Texas is witnessing a fresh oil boom with June production hitting 4.3 million bpd, all thanks to two things: efficiency improvements and, of course, oil prices. But not everyone is happy about this. The higher efficiency means that fewer new jobs are needed.
This is one of the takeaways from the latest Texas Petro Index from the Texas Alliance of Energy Producers, as presented by oil economist Karr Ingham.
Oil production over the 12 months to June, Ingham said, rose by an impressive 27 percent, and while not a priority for drillers in the state, natural gas production has also increased. Yet it is taking fewer rigs to pump more oil, and also fewer workers.
The oil price collapse of 2014 forced producers to bet on efficiency, on doing more with less, and now they are reaping the fruits of their labor: they have learned how to boost production from one single well without adding more rigs. They have also learned to make longer laterals—the horizontal part of the well in the shale rock—and they have learned to pump more sand and chemicals into these laterals.
This has led to lower demand for workers as reflected in the Texas Petro Index. As of June, the number of direct upstream jobs in the Texas oil industry totaled 228,600. Some 47,000 new jobs were added after the crisis, which had wiped out as many as 115,000 jobs. Although job creation will continue in the second half of the year, chances are it will continue at the same slow pace compared with production growth.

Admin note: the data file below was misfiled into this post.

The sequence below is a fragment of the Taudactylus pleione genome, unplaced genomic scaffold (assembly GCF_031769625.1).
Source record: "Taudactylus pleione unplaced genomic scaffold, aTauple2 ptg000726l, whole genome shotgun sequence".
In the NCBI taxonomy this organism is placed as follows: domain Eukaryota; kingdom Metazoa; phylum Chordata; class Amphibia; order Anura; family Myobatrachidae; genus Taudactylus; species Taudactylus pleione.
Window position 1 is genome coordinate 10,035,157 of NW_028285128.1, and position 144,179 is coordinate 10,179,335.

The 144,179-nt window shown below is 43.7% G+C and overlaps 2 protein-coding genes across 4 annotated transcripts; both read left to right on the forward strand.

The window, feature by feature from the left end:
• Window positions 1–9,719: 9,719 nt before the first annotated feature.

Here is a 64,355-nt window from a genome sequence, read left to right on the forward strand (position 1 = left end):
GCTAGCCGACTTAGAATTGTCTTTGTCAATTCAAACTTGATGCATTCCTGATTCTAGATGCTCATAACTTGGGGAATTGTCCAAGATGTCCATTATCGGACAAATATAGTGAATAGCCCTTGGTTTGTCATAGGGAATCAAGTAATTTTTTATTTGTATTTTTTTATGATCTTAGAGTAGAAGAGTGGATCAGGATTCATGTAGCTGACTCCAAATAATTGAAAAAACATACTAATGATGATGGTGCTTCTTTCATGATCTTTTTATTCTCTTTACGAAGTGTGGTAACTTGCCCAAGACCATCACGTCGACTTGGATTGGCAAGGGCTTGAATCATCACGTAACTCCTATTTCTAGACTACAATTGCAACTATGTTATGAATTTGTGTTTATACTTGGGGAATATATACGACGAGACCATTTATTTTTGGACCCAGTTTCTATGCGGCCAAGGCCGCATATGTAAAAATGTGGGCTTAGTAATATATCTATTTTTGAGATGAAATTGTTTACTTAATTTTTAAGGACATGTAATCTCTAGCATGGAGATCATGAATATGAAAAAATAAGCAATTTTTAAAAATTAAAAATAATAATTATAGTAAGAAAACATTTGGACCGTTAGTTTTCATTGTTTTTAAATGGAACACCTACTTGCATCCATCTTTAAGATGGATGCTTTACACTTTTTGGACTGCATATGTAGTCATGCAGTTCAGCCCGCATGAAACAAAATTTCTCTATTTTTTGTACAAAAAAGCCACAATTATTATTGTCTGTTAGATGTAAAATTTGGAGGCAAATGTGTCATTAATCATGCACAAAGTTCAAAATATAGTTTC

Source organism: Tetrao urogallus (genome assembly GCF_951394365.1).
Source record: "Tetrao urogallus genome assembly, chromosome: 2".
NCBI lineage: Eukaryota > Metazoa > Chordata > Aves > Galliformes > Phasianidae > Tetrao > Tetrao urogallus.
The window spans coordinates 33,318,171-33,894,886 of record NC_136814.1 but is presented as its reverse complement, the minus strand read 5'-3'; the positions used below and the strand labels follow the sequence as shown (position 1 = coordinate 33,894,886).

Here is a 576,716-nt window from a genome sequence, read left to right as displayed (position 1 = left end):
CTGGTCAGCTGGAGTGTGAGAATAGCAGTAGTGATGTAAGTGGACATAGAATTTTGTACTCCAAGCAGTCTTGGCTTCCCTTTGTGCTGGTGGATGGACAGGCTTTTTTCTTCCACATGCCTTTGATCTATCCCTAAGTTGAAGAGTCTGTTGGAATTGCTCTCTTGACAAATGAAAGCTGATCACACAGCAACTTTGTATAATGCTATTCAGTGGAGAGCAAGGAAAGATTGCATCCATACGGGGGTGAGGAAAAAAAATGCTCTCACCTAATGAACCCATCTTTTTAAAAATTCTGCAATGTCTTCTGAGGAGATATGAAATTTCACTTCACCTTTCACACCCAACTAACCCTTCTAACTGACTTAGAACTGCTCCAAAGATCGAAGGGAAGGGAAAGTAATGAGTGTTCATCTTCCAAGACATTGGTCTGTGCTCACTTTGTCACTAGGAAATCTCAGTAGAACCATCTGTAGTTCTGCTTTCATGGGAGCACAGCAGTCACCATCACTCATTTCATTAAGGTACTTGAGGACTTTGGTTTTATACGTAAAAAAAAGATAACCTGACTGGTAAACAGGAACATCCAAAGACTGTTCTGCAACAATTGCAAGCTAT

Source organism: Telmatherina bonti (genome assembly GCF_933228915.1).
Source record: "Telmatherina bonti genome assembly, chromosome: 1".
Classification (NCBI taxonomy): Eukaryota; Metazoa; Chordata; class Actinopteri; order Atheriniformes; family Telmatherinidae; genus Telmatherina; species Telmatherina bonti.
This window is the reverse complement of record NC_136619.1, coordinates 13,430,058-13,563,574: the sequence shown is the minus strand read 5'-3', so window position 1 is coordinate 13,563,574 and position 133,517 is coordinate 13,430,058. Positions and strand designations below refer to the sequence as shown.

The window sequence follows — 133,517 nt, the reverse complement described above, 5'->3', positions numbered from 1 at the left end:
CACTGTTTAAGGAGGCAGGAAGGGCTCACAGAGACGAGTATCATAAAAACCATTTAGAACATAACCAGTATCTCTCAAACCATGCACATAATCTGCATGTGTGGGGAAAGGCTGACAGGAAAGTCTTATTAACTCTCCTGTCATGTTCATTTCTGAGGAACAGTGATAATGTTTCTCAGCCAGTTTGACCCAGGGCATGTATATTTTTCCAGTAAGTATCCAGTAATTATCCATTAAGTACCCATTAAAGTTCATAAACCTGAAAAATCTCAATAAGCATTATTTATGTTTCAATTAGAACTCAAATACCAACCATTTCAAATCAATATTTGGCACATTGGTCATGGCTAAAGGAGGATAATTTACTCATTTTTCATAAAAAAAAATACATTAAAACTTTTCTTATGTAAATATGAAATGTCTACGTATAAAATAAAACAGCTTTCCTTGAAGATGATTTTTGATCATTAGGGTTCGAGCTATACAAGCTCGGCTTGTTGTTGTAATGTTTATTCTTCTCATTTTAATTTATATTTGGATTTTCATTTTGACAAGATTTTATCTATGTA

Despite the not so good news about oil jobs, Texas continues to reign supreme in U.S. oil and gas: as of June, the Lone Star State produced 40 percent of the nation’s total oil output and 30 percent of its natural gas output. More than half of active drilling rigs in the United States are in Texas and almost 54 percent of direct upstream jobs are there, too.
Drilling permits are down from last year, but well completions are up, and considerably, by 79.2 percent. The value of oil produced is also substantially higher thanks to the improvement in international prices. However, Texas drillers have their woes as well, and price is one of them.
The problem stems from a pipeline shortage in the Permian that has forced local drillers to sell their crude at a discount to get it to refineries—a discount that saw Midland crude trade US$19 a barrel lower than Brent, the international benchmark. This pipeline shortage was a result of the quick expansion of production in the prolific basin after the crisis.
The Permian, which produced the bulk of Texas’ oil output at 3.33 million bpd in June, has some of the lowest-cost acreage, which spurred an oil rush there over the last three years. The rush is paying off in terms of production as evidenced by the latest Texas Alliance figures, but both the pipeline shortage and the slow job growth continue to hang over the industry.
|Irina Slav for OilPrice.com|